There are so many webinars, training sessions, workshops, etc. on all variety of nonprofit technology topics that simply dump content, sometimes in massive quantities that can’t all possibly be absorbed. I have been guilty of doing this myself but am actively working to change my approach. Questions help me do that. For your next training, consider using questions before you dive into content. Also try reducing the amount of content to make time for inquiry, discussion and reflection, all of which help retention more than relentless content delivery. What do you have to lose?

Resources

Interested in more? Here are several resources about using inquiry in training delivery, including the Appreciative Inquiry method used by some nonprofits.

Inquiry Based Learning Approaches – from 4H, includes case studies and resources

Inquiry-Based Training Model and the Design of E-Learning Environments

By Bijan B Gillani, professor of Educational Technology at California State University. 

Appreciative Inquiry – “a method for studying and changing social systems (groups, organizations, communities) that advocates collective inquiry into the best of what is in order to imagine what could be…”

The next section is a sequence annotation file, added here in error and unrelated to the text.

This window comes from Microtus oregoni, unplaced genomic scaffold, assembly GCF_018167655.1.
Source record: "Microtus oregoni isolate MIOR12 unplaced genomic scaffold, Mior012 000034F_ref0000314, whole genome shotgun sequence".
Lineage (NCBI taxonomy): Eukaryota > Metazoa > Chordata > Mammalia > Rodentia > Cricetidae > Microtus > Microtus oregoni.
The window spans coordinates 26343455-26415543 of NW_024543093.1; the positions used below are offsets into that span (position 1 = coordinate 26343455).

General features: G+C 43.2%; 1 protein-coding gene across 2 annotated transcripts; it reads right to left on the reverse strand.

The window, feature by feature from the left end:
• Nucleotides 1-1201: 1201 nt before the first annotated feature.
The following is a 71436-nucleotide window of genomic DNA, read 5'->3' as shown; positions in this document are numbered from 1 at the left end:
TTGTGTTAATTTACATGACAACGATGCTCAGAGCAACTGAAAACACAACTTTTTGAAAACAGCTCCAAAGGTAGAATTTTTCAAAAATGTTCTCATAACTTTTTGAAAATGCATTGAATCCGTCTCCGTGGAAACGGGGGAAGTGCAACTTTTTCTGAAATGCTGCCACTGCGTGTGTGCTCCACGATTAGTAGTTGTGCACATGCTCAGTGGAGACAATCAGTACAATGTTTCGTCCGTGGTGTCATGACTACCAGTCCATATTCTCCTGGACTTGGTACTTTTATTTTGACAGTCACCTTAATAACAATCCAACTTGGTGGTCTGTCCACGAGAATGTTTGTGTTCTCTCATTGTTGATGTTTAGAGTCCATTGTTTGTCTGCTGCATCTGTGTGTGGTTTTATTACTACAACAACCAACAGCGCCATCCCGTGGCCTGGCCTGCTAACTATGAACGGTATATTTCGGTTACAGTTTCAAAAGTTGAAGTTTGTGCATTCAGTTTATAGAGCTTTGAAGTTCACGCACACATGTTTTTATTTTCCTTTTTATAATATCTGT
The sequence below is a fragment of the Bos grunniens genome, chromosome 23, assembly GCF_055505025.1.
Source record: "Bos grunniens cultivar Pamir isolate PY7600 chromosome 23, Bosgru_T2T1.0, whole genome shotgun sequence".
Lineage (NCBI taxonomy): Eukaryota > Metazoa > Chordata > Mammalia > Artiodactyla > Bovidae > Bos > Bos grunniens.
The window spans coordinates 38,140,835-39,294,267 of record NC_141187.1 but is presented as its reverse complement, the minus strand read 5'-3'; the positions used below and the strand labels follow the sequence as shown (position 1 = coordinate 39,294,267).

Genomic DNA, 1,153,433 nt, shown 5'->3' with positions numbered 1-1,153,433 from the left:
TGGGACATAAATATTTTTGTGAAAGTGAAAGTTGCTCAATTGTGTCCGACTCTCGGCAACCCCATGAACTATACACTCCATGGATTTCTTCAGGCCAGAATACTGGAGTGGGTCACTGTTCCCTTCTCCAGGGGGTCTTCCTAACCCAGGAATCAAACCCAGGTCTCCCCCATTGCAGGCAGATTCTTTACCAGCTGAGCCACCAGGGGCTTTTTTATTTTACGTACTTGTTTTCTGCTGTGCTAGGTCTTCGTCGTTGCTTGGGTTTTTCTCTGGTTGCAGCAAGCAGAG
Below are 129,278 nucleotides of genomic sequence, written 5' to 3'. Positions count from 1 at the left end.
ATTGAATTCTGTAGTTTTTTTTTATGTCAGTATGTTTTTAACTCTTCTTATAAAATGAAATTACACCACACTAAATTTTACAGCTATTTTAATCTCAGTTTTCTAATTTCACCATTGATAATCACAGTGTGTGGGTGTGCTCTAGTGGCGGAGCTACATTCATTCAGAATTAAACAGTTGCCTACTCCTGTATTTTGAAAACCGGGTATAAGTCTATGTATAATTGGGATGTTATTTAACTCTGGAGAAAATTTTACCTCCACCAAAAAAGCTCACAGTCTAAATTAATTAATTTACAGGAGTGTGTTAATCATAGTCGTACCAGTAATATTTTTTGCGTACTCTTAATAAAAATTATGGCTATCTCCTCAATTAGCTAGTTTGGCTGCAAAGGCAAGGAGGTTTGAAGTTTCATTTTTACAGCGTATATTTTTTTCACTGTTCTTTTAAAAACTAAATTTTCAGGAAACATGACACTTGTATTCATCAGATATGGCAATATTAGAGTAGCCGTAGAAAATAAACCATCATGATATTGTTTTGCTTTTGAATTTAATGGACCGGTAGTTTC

Training For Change Website: Using Positive Psychology to Organize for Social Change

Interview with Hannah Strange, who received her master’s in Positive Organizational Development from Case Western Reserve University, focusing specifically on Appreciative Inquiry.

 

Jedi training masters Beth Kanter, Andrea Berry, Cindy Leonard and I will showcase a variety of techniques to help you improve your training delivery skills at our #14NTC session “Learn, You Will: Interactive Tech Training Tips from Jedi Masters". It will be one of the most interactive sessions of the conference - mark your calendar for Friday April 15th at 10:30am!

 

About the Author:John Kenyon is an internationally recognized expert in nonprofit technology. He is an educator and strategist who’s worked exclusively with nonprofits for over 25 years providing advice, teaching seminars and writing articles. John helps nonprofits make good decisions about technology because he knows it can help their organizations operate more effectively and efficiently. He authored the chapter “Effective Online Communications” in the book Managing Technology to Meet your Mission (Jossey-Bass/Wiley, 2009). John is an adjunct professor at the University of San Francisco and Sonoma State University. Recent keynotes include the Alliance for Children & Families’ Executive Leadership Institute and the Stanford Social Innovation Review’s Nonprofit Management Institute. He has been a featured speaker across the US, England, Australia and online.